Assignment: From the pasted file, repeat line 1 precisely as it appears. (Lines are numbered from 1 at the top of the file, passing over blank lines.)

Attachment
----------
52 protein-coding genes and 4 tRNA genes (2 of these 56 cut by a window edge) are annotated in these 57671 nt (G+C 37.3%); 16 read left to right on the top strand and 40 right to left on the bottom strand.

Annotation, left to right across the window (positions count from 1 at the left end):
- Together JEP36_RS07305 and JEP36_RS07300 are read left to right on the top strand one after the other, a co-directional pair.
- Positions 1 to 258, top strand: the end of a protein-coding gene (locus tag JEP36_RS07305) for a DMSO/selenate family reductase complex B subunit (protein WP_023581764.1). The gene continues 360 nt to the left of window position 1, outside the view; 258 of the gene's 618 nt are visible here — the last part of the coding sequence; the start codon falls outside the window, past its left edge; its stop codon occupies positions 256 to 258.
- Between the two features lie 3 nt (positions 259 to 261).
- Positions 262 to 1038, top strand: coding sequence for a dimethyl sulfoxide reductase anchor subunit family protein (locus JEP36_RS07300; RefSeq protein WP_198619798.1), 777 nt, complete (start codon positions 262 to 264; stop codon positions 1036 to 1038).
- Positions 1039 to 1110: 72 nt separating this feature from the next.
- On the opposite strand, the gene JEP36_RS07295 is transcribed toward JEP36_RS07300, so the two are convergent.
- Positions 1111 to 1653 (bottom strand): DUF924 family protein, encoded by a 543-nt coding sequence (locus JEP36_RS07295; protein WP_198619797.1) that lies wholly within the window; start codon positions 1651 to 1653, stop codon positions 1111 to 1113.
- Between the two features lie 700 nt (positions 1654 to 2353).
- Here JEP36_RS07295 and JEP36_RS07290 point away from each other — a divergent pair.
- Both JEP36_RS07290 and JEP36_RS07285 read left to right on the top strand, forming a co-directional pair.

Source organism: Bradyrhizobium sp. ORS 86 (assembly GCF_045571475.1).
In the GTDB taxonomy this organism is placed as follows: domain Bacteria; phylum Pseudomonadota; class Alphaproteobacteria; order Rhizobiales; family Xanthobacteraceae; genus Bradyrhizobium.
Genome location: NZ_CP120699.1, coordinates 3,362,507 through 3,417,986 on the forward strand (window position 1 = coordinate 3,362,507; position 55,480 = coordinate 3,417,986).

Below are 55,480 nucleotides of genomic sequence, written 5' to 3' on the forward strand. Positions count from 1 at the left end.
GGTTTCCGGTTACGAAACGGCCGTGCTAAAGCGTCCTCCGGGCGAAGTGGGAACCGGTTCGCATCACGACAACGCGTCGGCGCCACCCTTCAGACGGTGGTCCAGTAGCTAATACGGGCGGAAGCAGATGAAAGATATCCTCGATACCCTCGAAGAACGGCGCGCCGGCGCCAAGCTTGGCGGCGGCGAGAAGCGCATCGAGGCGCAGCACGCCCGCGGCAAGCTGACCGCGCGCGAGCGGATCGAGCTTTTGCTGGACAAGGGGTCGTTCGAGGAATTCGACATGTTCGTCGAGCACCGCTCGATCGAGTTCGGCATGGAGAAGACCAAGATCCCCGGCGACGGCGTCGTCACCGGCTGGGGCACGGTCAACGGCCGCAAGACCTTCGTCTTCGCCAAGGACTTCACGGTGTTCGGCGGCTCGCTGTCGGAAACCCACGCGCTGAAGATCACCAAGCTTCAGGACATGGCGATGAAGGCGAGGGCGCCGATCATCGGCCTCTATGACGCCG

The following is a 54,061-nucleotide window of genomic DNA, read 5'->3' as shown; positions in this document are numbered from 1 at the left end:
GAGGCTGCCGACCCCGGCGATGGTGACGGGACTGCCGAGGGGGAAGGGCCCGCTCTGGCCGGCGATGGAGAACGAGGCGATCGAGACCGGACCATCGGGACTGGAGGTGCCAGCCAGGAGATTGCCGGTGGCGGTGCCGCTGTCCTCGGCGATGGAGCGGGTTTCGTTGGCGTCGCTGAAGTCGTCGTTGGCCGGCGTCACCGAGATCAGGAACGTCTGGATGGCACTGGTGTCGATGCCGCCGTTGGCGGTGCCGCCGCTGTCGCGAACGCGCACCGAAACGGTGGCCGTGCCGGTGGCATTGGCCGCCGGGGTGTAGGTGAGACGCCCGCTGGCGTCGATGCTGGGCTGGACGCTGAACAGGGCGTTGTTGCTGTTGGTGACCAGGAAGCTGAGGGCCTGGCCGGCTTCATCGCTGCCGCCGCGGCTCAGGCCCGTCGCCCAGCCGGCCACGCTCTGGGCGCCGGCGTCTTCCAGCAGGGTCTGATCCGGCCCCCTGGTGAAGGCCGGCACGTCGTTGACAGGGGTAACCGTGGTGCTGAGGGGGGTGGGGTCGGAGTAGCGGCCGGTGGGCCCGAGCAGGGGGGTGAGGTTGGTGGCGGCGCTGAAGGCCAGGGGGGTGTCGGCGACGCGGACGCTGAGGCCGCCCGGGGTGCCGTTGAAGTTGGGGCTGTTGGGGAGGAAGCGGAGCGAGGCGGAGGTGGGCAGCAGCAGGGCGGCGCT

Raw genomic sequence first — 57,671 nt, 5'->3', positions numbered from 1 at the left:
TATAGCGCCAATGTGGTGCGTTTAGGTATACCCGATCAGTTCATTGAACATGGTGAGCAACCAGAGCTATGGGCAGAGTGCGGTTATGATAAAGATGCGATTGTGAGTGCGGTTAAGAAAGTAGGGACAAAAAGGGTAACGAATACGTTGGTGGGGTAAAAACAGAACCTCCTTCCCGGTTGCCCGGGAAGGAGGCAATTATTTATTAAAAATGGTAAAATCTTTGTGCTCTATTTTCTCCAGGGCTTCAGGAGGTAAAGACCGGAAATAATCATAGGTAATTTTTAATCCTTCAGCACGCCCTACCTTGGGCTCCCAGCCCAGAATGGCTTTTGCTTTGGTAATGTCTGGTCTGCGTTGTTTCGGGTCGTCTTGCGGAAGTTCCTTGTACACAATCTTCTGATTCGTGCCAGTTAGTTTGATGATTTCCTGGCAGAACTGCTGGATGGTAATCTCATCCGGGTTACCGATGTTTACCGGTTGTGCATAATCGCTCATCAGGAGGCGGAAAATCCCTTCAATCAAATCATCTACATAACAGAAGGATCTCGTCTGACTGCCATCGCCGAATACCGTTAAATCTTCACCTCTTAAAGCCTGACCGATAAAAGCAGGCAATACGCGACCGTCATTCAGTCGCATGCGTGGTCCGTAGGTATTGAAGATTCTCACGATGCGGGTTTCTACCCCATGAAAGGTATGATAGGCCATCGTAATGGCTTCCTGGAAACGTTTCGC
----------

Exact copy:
52 protein-coding genes and 4 tRNA genes (2 of these 56 cut by a window edge) are annotated in these 57671 nt (G+C 37.3%); 16 read left to right on the top strand and 40 right to left on the bottom strand.